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Duckweed Production Q&A

October 26, 2012

A new member of the ILA recently asked these questions about duckweed production. I thought to answer them here, in case anyone else has been wondering as well:

1. What can go wrong with a duckweed operation? Duckweed is a hardy plant, not subject to crashes like algae, but is still a vascular plant and vulnerable to occasional infestations of fungus-type growths where it turns white in patches and dies, hostile algae takeovers (although duckweed usually wins out)  and is sensitive to high pH and ammonia. All manageable.

Does it depend on any kind of “bugs” like digesters do? Not normally.

What are the options for nutrients?  human, animal  or plant waste, artificial fertilizers, dirt for micro nutrients.

Does it need to be located next to a sewage source?  Not necessarily. Trucking in waste nutrients puts a dent in the bottom line though.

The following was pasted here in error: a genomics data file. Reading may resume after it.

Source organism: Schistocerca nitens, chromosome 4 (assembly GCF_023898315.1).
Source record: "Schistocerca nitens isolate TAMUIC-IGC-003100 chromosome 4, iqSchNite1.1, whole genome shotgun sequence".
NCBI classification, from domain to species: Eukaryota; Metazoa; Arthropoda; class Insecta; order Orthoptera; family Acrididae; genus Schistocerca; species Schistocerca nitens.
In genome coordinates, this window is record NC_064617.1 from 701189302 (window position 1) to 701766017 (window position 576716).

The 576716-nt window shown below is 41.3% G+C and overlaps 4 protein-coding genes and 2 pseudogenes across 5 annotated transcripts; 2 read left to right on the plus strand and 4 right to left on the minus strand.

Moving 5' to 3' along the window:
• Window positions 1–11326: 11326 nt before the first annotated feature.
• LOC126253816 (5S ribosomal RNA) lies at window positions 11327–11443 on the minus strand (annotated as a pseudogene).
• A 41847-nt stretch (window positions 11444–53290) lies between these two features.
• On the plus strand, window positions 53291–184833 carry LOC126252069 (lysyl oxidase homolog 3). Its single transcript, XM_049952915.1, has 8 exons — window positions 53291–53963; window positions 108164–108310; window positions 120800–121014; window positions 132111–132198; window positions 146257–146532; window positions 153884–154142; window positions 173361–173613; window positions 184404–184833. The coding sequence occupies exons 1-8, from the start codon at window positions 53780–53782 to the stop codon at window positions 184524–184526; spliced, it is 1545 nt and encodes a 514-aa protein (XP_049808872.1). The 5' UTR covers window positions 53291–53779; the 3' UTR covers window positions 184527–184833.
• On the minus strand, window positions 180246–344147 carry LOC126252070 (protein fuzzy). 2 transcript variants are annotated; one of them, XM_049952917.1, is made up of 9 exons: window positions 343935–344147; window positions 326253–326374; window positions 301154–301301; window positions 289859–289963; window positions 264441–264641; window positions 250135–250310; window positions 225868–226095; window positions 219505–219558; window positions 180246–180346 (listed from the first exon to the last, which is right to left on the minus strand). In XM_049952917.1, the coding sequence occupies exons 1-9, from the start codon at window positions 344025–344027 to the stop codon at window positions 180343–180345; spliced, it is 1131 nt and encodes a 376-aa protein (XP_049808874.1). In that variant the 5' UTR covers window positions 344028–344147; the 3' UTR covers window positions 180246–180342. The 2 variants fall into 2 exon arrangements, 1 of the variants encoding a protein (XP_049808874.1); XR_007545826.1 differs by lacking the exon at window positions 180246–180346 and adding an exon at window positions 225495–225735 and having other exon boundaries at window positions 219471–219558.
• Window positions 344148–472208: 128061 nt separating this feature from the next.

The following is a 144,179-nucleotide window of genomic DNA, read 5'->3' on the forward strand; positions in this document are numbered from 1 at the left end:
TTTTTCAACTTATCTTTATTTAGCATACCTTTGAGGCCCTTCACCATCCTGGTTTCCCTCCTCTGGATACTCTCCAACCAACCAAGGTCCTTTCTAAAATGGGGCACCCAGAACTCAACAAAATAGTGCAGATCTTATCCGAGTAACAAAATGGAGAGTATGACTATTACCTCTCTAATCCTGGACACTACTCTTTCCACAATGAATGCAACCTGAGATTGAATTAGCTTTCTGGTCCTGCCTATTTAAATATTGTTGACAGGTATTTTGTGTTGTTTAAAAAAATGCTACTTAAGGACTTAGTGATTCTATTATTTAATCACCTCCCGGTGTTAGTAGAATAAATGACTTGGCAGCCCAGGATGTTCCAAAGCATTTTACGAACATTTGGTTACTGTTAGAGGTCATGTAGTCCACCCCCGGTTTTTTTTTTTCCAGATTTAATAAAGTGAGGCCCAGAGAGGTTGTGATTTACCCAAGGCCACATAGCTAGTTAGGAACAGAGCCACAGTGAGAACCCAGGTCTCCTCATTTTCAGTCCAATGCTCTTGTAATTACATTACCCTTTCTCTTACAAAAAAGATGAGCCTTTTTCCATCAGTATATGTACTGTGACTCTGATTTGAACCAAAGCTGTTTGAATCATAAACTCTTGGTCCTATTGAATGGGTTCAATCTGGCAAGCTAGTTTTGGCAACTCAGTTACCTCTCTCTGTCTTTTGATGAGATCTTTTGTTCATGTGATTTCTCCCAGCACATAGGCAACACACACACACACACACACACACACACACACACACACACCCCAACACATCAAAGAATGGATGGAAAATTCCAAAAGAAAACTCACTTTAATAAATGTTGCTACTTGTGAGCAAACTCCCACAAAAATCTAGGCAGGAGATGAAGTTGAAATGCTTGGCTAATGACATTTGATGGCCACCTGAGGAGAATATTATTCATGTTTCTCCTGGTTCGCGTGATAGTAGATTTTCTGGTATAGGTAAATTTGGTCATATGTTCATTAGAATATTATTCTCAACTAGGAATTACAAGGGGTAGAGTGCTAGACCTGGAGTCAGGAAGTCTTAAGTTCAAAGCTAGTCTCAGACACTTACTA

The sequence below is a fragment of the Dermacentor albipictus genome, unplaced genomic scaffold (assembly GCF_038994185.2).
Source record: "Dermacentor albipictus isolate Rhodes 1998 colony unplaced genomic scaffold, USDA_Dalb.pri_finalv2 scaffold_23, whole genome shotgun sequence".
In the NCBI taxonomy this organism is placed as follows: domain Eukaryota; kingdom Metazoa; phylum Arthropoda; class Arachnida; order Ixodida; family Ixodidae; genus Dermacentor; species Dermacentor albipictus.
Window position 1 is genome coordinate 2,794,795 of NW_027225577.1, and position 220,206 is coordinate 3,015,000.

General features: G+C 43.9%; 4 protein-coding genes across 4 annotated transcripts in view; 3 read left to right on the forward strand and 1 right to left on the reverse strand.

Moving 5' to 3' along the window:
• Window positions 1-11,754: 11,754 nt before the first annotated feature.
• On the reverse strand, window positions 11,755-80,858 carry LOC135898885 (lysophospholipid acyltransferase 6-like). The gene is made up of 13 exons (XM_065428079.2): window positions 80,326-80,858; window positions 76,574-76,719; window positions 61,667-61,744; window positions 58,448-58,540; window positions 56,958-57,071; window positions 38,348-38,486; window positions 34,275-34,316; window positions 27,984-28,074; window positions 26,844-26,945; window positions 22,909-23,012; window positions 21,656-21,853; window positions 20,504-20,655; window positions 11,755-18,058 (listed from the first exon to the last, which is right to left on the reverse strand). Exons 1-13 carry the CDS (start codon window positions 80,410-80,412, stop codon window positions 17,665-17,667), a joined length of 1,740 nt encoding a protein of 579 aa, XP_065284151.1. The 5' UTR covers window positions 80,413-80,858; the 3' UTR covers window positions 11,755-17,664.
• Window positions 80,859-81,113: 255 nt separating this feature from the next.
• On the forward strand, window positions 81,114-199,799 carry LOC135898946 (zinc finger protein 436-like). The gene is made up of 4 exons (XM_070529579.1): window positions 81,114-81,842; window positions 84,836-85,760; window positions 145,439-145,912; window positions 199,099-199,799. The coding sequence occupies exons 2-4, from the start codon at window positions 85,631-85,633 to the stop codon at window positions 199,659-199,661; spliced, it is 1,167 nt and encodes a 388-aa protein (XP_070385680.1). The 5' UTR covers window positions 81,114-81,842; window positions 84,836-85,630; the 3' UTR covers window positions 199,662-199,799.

Is it a good feed crop for sheep and goats? As a micro nutrient boost, it’s great for ruminants. Protein boost is a bit less, as the microbes in the first stomach digest it and nitrogen escapes, often before it can be fully utilized as a protein source. The jury is still out on that though.

What are the elements that control growth rates? Sun intensity, water temps, pH, alkalinity, wind protection, nutrient loads… the usual plant needs

I’m looking at potential locations ranging from the Colorado, Wyoming high country, to African deserts. The biggest commonality is that any of these places have very adequate and economical non depleting electricity. This brings up another question, what happens if there is no electricity for a couple of days? Nothing unless you are using the electricity as a heat source in the winter. (pricy anyhow and not recommended.)  You really don’t need electricity to grow duckweed unless you plan to process it further. BTW, duckweed will grow in all those areas you mentioned!

How much disruption happens during sustained periods of 30-40 mph winds?  You’ll end up with duckweed driven to the shoreline piled up in what is termed as a “self-mulching” scenario.

What are the survival temperature ranges on the low end? In the lower 30’s F. some species form starchy thick “turions” and sink to the bottom of the pond to hibernate over winter. What seeds there are sprout in the spring as well.

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